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New New Towns is an international, multi-disciplinary research program organized by the International New Town Institute (INTI). The New New Towns program is dedicated to improve the urban and social quality of six exceptional New Towns in transition. These cities are experiencing fast urbanization and they face major urban planning issues.



Newsletter August 2016

> International New Town Day Videos Now Online
On June 30th, INTI brought together speakers from 12 New Towns on 4 continents in the Netherlands. During the conference, city representatives, academics, architects, sociologists and planners discussed the priorities within the New Urban Agenda for New Towns worldwide.
Innovations and challenges were discussed in cities as diverse as Tema and Ningo Prampram (Ghana), Guangming (China), Nakuru and Tatu City (Kenya), Spijkenisse (Netherlands), (...)


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Out now:
"Shenzhen
From Factory of the World to World City"

The spectacular story of Shenzhen is well known: a collection of rural villages became a new town in 1979 when the central Chinese government gave it the status of Special Economic Zone. Shenzhen turned into a metropolis and became a prototype for both economic and urban reform within China.
This publication discusses the major constraints in the current urban planning process in Shenzhen. Alternative trajectories are drawn by exploring new stakeholders, new social and economic values, (...)


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Article by Michelle Provoost
The New Urban Agenda –the Perspective of New Towns
The global urbanization, which is presently taking place, is predicted to lead to 70% of the global population living in cities by 2050. This makes clear that cities will define the social, economic, cultural and ecological quality of human life in the 21th Century. It stresses the importance to redefine what our (...)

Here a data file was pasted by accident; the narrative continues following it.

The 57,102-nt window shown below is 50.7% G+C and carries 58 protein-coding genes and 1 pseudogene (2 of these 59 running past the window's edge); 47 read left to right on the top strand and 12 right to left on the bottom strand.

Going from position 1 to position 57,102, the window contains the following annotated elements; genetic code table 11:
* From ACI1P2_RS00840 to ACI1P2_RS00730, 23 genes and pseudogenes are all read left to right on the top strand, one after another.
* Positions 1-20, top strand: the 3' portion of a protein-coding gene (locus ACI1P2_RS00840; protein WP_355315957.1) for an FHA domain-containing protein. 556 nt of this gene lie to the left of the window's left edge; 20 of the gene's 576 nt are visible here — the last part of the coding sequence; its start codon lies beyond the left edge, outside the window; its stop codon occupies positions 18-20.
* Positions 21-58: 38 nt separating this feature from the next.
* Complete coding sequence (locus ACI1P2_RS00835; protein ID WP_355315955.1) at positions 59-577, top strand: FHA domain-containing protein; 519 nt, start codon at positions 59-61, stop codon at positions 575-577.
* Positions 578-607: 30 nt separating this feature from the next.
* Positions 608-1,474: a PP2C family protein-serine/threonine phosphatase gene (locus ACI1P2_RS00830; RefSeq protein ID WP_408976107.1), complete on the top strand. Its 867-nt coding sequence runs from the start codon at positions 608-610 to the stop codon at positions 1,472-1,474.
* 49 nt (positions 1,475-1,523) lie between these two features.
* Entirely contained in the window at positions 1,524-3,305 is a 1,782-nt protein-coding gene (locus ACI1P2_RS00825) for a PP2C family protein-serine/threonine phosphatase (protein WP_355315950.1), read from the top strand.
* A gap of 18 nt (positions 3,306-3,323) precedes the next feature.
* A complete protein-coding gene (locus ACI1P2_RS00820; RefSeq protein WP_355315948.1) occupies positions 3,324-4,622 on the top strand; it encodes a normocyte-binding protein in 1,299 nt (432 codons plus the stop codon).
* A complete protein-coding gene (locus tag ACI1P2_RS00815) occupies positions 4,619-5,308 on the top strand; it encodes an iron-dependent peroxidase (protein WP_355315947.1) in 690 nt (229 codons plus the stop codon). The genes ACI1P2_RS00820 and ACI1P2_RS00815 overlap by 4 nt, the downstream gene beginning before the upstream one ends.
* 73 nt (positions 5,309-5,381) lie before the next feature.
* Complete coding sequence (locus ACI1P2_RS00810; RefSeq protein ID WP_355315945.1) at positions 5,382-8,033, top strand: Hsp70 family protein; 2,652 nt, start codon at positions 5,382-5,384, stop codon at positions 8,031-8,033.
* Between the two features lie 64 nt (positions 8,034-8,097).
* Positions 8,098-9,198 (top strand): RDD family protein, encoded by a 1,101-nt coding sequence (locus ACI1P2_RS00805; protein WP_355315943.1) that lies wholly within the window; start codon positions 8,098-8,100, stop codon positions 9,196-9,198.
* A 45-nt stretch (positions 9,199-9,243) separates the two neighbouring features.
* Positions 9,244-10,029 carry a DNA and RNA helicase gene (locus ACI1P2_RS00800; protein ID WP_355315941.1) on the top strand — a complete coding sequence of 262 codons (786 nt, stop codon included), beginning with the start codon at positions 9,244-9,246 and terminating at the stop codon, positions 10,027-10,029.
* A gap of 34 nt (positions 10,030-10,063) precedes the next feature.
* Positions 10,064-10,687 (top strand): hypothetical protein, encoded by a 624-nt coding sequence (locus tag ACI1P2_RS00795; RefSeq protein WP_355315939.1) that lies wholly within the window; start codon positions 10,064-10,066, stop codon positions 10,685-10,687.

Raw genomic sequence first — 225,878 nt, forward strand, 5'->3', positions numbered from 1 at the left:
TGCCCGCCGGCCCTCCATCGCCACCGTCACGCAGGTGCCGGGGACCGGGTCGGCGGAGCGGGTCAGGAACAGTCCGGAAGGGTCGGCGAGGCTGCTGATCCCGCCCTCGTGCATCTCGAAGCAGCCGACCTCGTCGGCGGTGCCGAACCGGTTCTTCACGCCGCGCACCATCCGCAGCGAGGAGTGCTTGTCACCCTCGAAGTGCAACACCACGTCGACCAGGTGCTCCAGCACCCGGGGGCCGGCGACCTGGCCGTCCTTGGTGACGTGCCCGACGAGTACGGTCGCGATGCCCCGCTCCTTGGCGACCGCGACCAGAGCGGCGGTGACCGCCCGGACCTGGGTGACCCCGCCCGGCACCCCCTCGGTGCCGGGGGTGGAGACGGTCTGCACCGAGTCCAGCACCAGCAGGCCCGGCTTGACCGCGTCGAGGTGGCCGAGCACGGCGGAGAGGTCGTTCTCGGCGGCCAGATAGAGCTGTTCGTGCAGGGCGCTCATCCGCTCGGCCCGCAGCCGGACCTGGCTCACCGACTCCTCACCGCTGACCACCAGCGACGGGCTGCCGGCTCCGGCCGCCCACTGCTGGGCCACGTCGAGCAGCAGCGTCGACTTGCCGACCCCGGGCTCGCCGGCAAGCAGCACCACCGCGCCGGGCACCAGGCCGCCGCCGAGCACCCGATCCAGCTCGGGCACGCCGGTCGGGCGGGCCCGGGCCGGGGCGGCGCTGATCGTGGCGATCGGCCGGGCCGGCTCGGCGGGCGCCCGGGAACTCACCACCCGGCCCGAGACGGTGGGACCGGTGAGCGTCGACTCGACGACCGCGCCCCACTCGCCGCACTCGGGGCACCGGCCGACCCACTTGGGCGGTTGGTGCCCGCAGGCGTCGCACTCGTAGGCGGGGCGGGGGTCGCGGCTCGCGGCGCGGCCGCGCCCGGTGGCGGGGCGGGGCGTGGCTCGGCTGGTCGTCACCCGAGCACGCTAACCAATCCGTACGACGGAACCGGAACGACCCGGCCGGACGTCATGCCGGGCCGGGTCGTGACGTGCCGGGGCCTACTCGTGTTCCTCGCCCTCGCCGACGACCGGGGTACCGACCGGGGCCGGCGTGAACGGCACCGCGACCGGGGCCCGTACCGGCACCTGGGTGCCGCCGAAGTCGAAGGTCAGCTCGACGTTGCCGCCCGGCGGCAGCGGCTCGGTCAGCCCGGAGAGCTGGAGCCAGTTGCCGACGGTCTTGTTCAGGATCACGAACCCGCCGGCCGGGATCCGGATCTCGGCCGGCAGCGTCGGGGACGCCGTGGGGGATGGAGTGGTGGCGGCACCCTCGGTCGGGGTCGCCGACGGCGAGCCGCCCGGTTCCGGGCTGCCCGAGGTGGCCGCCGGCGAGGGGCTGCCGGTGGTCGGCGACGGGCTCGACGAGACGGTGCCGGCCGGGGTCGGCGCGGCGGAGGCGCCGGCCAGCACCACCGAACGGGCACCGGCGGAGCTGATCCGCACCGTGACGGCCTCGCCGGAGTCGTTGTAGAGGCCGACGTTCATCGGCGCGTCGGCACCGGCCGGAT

Article by Michelle Provoost
Bottom-up is not enough
In the sixth year of the global economic crisis some interesting shifts have become visible in the architecture world. The stream of great iconic buildings (designed by the likes of Zaha Hadid, Jean Nouvel, OMA, Foster, etc.) commissioned by commercial developers has lost momentum. Prestigious projects that were (...)


Article by Wouter Vanstiphout and Michelle Provoost
A City of Comings and Goings
Scrolling through the long list of victims of Friday 13 November 2015 in Paris, we see a heart-rending portrait of a young cosmopolitan generation from very diverse backgrounds: from the banlieues to the world of international architecture. They are not only lucky students who have seen the world on fellowships or (...)


Article by Michelle Provoost
Tema Manhean
In 1952, a year after Kwame Nkrumah became the first Prime Minister of what was then the British colony of the Gold Coast (now Ghana), the decision was made to build a brandnew harbour as part of the ambitious Volta River Project. For the relocation of Tema, a small fishing village that stood in the way of the new (...)


article by Rachel Keeton
When Smart Cities are Stupid
A few years ago, when ‘smart cities’ starting dominating the landscape of urban trends, it seemed like a pretty exciting model. Technology integrated into every aspect of daily life! A more convenient, comfortable urban experience for everyone! Right? Not really. As this article will argue, smart cities as we know (...)

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